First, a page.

December 31st, 2012
04:05 PM ET
It's not the color, but what's inside that counts when it comes to medication. However, doctors suspect that's not exactly how patients see it.
According to a study published Monday in the medical journal Archives of Internal Medicine, changes in pill color significantly increase the odds that a patient will fail to take their medication as prescribed by their doctor.
First, the basics
Generic drugs are approved by the U.S. Food & Drug Administration’s Office of Generic Drugs. These off-brand alternatives must be “bioequivalent” to the brand-name version, meaning they must be identical in terms of dosage form, strength, route of administration, quality, intended use, and clinical efficacy. But the FDA does not require that the two versions look alike. FULL POST
November 20th, 2012
04:53 PM ET
Patient online access to doctors and medical records was associated with increased use of almost all in-person and telephone medical services, according to a study published Tuesday in the Journal of the American Medical Association.
Those services included doctor appointments, telephone consults, after-hours clinic visits, emergency room visits and hospitalizations.
Dr. Ted Palen and his team looked at members of Kaiser Permanente Colorado, an integrated health system with more 500,000 members that includes an online patient portal known as MyHealthManager (MHM). FULL POST
November 6th, 2012
12:59 PM ET
When some people think about heart disease, they think primarily of older adults. However, both doctors and young patients miss opportunities to recognize symptoms of heart problems and treat them proactively, according to research presented at the American Heart Association conference.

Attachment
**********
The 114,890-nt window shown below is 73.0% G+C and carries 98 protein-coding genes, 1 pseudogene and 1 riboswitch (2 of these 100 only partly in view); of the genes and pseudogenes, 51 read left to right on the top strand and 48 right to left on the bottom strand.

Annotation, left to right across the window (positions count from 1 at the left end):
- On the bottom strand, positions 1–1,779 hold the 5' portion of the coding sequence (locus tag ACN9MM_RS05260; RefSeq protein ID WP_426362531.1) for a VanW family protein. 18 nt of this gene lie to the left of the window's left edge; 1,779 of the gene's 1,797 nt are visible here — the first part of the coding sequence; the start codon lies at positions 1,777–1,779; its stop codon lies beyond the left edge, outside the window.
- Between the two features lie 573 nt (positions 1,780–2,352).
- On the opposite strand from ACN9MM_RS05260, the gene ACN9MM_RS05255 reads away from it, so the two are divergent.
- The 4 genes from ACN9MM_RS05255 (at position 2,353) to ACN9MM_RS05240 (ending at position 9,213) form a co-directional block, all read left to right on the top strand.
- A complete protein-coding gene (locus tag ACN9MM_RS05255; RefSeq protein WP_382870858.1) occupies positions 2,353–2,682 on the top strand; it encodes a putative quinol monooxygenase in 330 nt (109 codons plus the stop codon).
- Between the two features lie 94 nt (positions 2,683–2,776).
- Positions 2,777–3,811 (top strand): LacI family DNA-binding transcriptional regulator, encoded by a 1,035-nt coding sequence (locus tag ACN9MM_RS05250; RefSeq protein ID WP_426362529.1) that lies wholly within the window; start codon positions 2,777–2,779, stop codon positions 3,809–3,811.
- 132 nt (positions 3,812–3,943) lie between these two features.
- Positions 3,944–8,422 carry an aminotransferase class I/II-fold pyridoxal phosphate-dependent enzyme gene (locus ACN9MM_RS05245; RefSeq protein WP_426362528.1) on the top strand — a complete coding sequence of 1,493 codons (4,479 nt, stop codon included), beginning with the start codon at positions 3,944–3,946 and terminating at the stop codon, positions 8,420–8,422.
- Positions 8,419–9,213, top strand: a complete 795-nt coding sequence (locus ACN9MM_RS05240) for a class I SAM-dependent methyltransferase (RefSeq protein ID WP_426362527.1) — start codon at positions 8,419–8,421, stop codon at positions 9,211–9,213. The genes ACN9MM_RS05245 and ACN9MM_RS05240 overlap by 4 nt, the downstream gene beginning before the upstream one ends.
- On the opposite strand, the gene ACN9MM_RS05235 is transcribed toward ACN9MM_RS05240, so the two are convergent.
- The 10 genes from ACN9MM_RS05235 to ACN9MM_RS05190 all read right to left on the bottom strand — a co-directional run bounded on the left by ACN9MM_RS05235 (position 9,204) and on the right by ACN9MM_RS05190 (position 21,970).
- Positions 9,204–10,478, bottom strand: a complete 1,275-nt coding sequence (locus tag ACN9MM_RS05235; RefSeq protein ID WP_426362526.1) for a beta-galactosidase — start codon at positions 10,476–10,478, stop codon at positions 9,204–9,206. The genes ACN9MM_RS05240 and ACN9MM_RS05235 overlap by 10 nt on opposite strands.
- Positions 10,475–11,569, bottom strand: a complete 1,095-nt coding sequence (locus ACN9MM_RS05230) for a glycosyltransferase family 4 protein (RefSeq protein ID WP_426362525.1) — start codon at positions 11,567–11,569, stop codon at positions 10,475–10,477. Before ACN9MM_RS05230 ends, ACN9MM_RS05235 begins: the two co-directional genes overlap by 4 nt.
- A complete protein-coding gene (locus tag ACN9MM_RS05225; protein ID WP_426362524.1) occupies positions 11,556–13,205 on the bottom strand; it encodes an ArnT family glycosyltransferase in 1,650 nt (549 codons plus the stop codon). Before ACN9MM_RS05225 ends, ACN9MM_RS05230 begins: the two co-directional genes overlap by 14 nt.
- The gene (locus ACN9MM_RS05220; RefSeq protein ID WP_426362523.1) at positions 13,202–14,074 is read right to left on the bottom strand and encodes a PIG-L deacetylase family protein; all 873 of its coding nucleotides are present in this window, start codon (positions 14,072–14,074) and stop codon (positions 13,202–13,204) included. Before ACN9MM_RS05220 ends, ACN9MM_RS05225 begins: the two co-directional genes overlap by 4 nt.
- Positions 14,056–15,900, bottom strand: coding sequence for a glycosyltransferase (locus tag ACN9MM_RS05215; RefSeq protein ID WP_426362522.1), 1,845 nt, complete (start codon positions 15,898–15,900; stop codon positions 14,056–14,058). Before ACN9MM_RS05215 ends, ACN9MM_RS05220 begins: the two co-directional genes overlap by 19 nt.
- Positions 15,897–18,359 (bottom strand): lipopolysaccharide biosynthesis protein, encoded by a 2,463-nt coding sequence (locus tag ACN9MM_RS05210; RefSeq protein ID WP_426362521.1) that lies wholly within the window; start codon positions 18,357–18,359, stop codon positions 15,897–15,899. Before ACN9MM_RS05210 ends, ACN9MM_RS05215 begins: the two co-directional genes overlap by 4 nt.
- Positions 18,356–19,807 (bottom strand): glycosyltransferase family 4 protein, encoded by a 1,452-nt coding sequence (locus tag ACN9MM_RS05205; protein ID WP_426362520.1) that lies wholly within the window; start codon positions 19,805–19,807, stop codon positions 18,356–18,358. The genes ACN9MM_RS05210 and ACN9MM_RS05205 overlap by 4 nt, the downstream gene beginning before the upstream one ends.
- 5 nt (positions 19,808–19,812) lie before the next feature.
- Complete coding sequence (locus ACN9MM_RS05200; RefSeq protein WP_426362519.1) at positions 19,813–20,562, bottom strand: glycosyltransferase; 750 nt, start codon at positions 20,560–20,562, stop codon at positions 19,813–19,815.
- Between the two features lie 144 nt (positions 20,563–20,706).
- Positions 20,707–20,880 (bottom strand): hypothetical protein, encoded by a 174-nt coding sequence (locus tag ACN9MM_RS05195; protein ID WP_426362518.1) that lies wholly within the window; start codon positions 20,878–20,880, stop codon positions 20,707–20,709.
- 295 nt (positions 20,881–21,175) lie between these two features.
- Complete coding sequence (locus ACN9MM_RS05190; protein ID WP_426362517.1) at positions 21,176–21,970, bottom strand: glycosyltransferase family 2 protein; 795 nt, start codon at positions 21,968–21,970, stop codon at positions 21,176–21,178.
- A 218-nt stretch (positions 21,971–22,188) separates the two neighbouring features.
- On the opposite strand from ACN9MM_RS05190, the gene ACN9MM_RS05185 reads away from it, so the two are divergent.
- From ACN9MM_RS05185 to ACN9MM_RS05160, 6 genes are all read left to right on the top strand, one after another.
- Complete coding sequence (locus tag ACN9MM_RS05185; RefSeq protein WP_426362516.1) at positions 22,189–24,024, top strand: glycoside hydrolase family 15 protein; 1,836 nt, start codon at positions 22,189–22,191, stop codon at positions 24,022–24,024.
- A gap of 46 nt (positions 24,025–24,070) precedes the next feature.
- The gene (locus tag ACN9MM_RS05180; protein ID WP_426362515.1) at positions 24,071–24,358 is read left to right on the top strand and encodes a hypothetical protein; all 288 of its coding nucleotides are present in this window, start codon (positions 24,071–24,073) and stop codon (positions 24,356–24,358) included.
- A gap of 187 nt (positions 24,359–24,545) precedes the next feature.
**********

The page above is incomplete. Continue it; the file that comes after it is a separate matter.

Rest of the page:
A study discussed Tuesday found a common risk factor for heart disease - high blood pressure, or hypertension - often goes undiagnosed in younger patients.
"This research directly addresses the public health burden in the U.S. as far as rising rates of hypertension among young adults, especially with the growing rate of obesity," said Dr. Heather Johnson, lead study author from the University of Wisconsin School of Medicine and Public Health. FULL POST
August 10th, 2012
02:21 PM ET
Editor's note: This post is part of the Overheard on CNN.com series, a regular feature that examines interesting comments and thought-provoking conversations posted by the community.
CNN contributor Dr. Anthony Youn hit a nerve with his recent post, "Long wait at the doctor's office? Blame the patients." Youn describes three common scenarios in which patients can cause a doctor to run behind schedule: the patient being late themselves, medical emergencies and then what Youn calls, "Oh, by the ways..." in which a patient brings up a complex medical issue at the end of an appointment.
Many doctors and medical professionals weighed in, supporting Youn. They said doctors should take the time they need to provide proper care - even if it means pushing back a few appointments. A few added their own reasons why doctors can run late.
July 3rd, 2012
02:44 PM ET
If you are not grappling with cancer-related pain, you probably should not be taking prescription methadone.
That is the message spiraling out of startling statistics suggesting using methadone inappropriately is linked to one-third of prescription painkiller overdose deaths.
Methadone accounted for a mere 2% of prescriptions in 2009, according to Centers for Disease Control and Prevention data that spans 10 years and 13 states, but was responsible for 30% of prescription painkiller deaths.
"Methadone is riskier than other opiates for treating non-cancer pain," said Dr. Thomas Frieden, director of the CDC, who added that there is limited scientific evidence it works for chronic non-cancer pain. "It should only be used for pain when other drugs haven't been effective."
June 7th, 2012
03:57 PM ET
Dr. Anthony Youn is a plastic surgeon in metro Detroit. He is the author of “In Stitches,” a humorous memoir about growing up Asian-American and becoming a doctor.
Two days ago, I saw a commercial for Jenny McCarthy’s show, “Love in the Wild.” I suspect that I’m not the only physician who’s happy to see her host this dating program.